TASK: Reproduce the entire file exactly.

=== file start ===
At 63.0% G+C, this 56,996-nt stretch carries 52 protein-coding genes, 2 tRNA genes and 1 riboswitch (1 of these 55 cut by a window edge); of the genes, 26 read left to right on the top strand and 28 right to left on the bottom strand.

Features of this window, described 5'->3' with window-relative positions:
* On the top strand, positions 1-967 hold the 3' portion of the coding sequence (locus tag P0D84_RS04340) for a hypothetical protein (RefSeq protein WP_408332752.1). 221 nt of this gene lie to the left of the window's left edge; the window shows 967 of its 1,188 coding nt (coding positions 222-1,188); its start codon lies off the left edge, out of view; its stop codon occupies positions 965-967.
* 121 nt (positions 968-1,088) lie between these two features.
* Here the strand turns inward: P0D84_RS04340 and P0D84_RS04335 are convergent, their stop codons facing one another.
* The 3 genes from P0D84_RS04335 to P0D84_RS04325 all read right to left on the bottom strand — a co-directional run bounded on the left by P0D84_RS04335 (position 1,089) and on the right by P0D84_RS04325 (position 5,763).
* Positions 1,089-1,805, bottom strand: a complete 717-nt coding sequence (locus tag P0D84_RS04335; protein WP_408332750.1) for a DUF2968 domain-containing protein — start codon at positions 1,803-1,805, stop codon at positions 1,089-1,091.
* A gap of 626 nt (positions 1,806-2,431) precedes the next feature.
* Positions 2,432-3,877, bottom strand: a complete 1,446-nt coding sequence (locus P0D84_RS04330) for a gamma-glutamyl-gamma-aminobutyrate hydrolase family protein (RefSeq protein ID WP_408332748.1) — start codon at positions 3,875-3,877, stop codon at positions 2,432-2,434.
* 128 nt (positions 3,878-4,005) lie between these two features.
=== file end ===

At 63.0% G+C, this 56,996-nt stretch carries 52 protein-coding genes, 2 tRNA genes and 1 riboswitch (1 of these 55 cut by a window edge); of the genes, 26 read left to right on the top strand and 28 right to left on the bottom strand.

Features of this window, described 5'->3' with window-relative positions:
* On the top strand, positions 1-967 hold the 3' portion of the coding sequence (locus tag P0D84_RS04340) for a hypothetical protein (RefSeq protein WP_408332752.1). 221 nt of this gene lie to the left of the window's left edge; the window shows 967 of its 1,188 coding nt (coding positions 222-1,188); its start codon lies off the left edge, out of view; its stop codon occupies positions 965-967.
* 121 nt (positions 968-1,088) lie between these two features.
* Here the strand turns inward: P0D84_RS04340 and P0D84_RS04335 are convergent, their stop codons facing one another.
* The 3 genes from P0D84_RS04335 to P0D84_RS04325 all read right to left on the bottom strand — a co-directional run bounded on the left by P0D84_RS04335 (position 1,089) and on the right by P0D84_RS04325 (position 5,763).
* Positions 1,089-1,805, bottom strand: a complete 717-nt coding sequence (locus tag P0D84_RS04335; protein WP_408332750.1) for a DUF2968 domain-containing protein — start codon at positions 1,803-1,805, stop codon at positions 1,089-1,091.
* A gap of 626 nt (positions 1,806-2,431) precedes the next feature.
* Positions 2,432-3,877, bottom strand: a complete 1,446-nt coding sequence (locus P0D84_RS04330) for a gamma-glutamyl-gamma-aminobutyrate hydrolase family protein (RefSeq protein ID WP_408332748.1) — start codon at positions 3,875-3,877, stop codon at positions 2,432-2,434.
* 128 nt (positions 3,878-4,005) lie between these two features.